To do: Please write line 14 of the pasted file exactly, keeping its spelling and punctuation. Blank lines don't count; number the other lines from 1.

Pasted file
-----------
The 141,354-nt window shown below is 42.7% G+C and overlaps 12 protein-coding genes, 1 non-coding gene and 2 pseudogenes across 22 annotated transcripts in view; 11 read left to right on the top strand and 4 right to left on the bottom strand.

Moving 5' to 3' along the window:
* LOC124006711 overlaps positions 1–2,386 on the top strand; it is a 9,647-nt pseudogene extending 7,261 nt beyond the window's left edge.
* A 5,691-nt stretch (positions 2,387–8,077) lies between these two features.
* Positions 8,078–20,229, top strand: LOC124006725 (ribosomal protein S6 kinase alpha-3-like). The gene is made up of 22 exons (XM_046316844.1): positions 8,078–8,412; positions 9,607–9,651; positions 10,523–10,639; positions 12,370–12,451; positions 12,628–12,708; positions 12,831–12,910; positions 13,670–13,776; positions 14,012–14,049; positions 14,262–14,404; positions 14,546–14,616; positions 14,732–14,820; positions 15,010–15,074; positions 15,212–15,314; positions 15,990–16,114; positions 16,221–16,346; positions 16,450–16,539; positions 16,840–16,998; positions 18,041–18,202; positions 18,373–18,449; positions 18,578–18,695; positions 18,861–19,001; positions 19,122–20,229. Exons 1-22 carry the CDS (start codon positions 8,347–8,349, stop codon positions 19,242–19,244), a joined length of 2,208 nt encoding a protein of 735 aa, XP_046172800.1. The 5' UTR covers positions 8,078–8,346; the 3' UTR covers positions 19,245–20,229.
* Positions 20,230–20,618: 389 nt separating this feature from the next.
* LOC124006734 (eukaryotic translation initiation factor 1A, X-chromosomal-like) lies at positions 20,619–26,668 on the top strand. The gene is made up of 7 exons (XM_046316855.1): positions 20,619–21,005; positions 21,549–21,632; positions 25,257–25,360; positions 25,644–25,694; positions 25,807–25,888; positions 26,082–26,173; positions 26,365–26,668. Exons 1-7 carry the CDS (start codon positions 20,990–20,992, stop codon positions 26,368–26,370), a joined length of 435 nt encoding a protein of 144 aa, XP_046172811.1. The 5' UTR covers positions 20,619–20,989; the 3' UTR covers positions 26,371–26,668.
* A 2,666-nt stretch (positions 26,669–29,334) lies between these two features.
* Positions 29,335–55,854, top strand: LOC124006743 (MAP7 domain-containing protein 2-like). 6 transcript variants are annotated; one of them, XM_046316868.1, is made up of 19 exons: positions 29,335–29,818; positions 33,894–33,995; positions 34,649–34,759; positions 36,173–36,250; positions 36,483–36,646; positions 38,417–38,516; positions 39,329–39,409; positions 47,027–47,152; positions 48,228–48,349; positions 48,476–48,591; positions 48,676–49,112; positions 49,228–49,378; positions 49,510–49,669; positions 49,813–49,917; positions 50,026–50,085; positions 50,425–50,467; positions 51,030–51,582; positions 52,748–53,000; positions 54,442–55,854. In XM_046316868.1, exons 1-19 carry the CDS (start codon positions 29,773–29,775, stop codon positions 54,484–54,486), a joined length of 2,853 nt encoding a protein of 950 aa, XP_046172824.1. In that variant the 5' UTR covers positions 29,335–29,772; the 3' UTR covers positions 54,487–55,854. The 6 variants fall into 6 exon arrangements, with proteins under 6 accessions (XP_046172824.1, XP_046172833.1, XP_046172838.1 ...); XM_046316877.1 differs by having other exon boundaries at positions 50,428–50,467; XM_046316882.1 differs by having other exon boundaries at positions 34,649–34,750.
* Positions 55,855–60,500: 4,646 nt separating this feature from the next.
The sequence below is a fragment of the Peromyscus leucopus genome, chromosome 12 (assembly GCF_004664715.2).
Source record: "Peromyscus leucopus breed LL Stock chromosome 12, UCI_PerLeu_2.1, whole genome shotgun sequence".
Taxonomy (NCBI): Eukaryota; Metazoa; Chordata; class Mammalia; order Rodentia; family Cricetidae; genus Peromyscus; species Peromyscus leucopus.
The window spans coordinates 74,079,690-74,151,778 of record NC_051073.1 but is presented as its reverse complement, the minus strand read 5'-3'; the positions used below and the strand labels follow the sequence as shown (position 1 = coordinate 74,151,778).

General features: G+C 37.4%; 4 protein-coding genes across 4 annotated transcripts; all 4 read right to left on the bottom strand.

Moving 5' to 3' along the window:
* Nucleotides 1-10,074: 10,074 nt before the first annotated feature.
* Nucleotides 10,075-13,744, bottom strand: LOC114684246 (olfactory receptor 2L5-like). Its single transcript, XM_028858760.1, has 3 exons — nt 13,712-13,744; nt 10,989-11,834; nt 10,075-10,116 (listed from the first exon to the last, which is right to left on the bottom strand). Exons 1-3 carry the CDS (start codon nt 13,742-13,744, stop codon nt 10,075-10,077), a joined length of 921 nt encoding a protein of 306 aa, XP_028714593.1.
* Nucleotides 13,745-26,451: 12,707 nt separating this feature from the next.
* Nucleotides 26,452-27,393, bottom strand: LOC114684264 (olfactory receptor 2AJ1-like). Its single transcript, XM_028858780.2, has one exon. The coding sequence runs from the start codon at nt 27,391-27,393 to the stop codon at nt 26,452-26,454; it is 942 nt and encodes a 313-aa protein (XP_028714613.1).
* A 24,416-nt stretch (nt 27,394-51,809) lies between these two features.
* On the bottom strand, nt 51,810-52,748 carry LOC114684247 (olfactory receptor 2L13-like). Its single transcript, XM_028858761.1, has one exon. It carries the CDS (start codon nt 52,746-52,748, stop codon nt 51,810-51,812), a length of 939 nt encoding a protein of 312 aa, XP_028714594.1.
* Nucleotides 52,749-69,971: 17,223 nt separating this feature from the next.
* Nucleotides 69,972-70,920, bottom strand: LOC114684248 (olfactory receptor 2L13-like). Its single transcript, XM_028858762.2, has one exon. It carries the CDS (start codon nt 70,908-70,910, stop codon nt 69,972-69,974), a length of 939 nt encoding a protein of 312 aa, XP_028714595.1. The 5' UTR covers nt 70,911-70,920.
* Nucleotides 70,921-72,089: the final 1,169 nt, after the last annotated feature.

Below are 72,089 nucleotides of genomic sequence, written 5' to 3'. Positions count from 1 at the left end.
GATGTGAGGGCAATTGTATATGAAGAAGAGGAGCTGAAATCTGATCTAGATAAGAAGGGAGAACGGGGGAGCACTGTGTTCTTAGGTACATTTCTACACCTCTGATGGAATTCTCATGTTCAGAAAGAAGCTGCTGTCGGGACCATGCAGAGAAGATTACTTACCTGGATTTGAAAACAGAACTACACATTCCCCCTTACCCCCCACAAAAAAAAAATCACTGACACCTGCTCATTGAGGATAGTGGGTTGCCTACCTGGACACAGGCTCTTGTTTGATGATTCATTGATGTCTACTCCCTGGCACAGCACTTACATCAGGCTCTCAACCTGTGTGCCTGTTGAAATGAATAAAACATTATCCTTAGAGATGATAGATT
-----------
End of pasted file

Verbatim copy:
The window spans coordinates 74,079,690-74,151,778 of record NC_051073.1 but is presented as its reverse complement, the minus strand read 5'-3'; the positions used below and the strand labels follow the sequence as shown (position 1 = coordinate 74,151,778).